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Customer Review

10 of 22 people found the following review helpful
1.0 out of 5 stars Thumbs down for poor writing, March 17, 2008
This review is from: The Thanatos Syndrome: A Novel (Paperback)
I've been looking forward to reading a Walker Percy novel for years now, but this book was an utter disappointment. While Percy is obviously widely admired and read, after reading this novel I fail to see or comprehend the reason for his popularity. It may be just a personal mismatch with his style - how else could I have had such a poor impression of this book, and yet so many people (and even good friends of mine) like his writing? For some reason though, this book did not sit well with me at all.

What bothered me most was that many parts of the plot seemed entirely unrealistic. For instance, after seeing two patients, the protagonist already starts speaking of a "syndrome". After *two* patients?? Where did he come up with the idea of a syndrome that quickly? Moreover, the way the patients were described in the book, to me as a reader the similarities between the patients were not even apparent - the logical leap to a "syndrome" seemed utterly unwarranted. Another example is when Lucy uses the computer to find out all the information they need, very quickly and effortlessly. If it was that easy, why didn't anyone else already do it, such as the government? Is it really realistic that such a GP like Lucy would have had access to all that information, or that she would have had such high security clearance? That whole information gathering was just too convenient and complete to be realistic - within what seemed like 15 minutes they had basically solved the entire mystery of what was going on in the city. Lucy also seemed to have way too much knowledge about random bits of chemistry, politics and government structure at that point. A futher example: if there was mass sexual abuse going on at the school, it was unrealistic that it would not have been discovered by any other adults - surely, at least some of the children would have alerted their parents, even inadvertently, to such goings-on - especially if they were so willing to cooperate with the abuse, as Lucy reported. Wouldn't anyone else have noticed that any of the children were acting strange?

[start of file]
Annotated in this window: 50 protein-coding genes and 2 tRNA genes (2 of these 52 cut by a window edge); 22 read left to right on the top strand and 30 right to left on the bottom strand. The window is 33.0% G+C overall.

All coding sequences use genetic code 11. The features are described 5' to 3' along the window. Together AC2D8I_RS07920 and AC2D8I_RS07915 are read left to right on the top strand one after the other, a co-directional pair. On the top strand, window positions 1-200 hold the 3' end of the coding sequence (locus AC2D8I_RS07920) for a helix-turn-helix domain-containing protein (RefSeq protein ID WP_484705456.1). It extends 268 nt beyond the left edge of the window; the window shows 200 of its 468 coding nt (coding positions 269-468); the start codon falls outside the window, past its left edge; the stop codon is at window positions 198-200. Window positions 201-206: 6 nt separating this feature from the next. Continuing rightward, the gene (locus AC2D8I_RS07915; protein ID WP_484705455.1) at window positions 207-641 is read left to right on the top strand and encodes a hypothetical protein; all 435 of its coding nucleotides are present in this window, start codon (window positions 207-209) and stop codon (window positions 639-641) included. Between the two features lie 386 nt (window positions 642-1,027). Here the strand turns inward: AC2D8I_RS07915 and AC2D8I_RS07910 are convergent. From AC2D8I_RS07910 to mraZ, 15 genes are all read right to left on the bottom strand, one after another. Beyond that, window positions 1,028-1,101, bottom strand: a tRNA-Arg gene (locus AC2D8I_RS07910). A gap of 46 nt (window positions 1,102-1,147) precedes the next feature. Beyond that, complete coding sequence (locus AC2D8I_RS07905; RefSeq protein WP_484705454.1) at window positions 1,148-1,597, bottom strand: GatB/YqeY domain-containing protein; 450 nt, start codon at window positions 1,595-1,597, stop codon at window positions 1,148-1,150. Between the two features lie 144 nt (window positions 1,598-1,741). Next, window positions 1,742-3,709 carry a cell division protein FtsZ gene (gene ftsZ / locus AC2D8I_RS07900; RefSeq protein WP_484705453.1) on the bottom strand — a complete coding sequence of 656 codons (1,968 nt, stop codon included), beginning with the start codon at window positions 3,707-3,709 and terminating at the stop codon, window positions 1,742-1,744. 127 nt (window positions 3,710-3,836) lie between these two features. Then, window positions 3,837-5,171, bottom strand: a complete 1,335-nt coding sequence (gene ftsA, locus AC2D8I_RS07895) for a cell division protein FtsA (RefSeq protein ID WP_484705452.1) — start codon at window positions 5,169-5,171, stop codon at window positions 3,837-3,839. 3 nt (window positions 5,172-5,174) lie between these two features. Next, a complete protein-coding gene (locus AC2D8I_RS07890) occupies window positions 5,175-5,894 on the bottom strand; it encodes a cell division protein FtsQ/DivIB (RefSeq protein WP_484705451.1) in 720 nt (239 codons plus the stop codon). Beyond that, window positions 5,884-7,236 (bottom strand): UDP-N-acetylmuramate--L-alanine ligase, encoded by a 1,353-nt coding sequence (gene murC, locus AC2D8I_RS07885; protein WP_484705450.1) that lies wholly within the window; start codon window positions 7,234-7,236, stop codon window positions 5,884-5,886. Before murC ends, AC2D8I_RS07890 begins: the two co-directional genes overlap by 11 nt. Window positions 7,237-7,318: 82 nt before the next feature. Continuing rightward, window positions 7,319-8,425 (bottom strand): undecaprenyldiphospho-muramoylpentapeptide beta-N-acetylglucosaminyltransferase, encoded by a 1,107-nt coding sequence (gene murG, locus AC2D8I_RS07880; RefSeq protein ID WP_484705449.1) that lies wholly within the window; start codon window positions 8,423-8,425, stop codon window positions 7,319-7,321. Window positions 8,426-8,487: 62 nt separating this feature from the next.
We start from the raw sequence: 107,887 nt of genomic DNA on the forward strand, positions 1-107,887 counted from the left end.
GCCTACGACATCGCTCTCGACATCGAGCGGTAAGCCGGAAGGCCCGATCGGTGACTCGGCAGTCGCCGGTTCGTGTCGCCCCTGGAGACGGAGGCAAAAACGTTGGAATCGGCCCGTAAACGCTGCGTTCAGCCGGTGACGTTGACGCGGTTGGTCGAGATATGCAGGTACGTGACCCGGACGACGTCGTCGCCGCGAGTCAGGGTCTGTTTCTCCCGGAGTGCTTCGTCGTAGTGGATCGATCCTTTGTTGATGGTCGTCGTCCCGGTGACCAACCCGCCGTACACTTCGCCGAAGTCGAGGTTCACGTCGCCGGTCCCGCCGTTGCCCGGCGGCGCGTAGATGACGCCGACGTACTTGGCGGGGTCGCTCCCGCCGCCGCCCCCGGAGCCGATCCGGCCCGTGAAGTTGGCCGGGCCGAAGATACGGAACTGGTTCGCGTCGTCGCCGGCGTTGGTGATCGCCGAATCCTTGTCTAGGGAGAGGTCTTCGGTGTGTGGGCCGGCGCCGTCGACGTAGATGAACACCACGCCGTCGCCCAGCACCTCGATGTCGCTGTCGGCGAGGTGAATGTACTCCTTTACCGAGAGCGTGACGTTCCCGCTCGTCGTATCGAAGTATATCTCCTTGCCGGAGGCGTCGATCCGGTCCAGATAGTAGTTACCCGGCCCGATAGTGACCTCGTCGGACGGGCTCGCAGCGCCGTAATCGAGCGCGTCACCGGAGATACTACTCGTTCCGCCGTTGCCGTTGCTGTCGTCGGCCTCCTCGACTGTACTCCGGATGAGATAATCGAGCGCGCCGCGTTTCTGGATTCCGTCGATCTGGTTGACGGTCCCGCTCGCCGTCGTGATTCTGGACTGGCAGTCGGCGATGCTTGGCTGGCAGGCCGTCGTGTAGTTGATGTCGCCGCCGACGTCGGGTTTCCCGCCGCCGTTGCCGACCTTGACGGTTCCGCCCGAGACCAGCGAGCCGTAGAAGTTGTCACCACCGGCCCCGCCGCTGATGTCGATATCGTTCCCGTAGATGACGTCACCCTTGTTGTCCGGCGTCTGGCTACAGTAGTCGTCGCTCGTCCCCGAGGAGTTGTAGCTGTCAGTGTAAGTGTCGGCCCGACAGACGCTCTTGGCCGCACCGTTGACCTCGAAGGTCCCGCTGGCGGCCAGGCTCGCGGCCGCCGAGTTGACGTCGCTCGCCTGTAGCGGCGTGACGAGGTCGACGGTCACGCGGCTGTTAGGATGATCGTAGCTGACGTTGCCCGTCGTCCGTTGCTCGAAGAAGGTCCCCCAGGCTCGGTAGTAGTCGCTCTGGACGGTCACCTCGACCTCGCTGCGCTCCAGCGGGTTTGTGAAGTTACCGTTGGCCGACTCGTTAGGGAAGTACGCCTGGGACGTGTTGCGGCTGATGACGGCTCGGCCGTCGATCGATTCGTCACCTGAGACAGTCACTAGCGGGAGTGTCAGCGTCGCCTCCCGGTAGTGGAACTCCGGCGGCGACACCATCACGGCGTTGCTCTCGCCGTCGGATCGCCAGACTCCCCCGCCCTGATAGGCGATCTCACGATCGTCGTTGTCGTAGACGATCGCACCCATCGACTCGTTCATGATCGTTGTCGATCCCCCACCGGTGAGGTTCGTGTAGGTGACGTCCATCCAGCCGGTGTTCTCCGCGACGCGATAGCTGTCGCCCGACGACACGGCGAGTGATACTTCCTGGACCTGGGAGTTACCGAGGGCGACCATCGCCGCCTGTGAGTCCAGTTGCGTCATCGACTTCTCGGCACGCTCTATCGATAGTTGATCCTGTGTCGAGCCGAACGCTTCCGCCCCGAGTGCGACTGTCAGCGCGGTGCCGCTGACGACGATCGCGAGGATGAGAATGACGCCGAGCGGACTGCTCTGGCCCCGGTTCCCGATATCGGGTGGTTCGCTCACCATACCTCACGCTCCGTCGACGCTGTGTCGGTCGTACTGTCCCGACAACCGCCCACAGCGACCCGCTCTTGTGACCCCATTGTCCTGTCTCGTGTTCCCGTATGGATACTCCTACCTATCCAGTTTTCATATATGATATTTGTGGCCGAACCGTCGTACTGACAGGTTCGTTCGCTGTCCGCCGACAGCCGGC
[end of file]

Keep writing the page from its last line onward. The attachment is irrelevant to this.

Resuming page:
In addition, some of the characters seem to go "in and out of character" in the book, rather than remaining consistent - even their language is not always consistent, and there are random slips into local soutnern accent, but these are not convincing.

This book failed to draw me into its created world, because I was continually bothered by the logical incoherences and stylistic flaws...and for that reason, I could not fully appreciate the deeper lessons that the author apparently attempted to make here about the nature of evil and the human heart. Alas, I no longer plan to become a Walker Percy reader.
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Showing 1-2 of 2 posts in this discussion
Initial post: Apr 18, 2011 9:35:39 PM PDT
Last edited by the author on Apr 18, 2011 9:36:16 PM PDT
Are you aware that Walker Percy was an MD before becoming a novelist, and that he spent his entire life in the South? Perhaps the real reason you didn't like this book is because of its trenchant expose of what John Paul II called "the culture of death."

In reply to an earlier post on Jul 10, 2011 10:44:48 PM PDT
Neil Ford says:
Don't you know the liberals want to rape your children?
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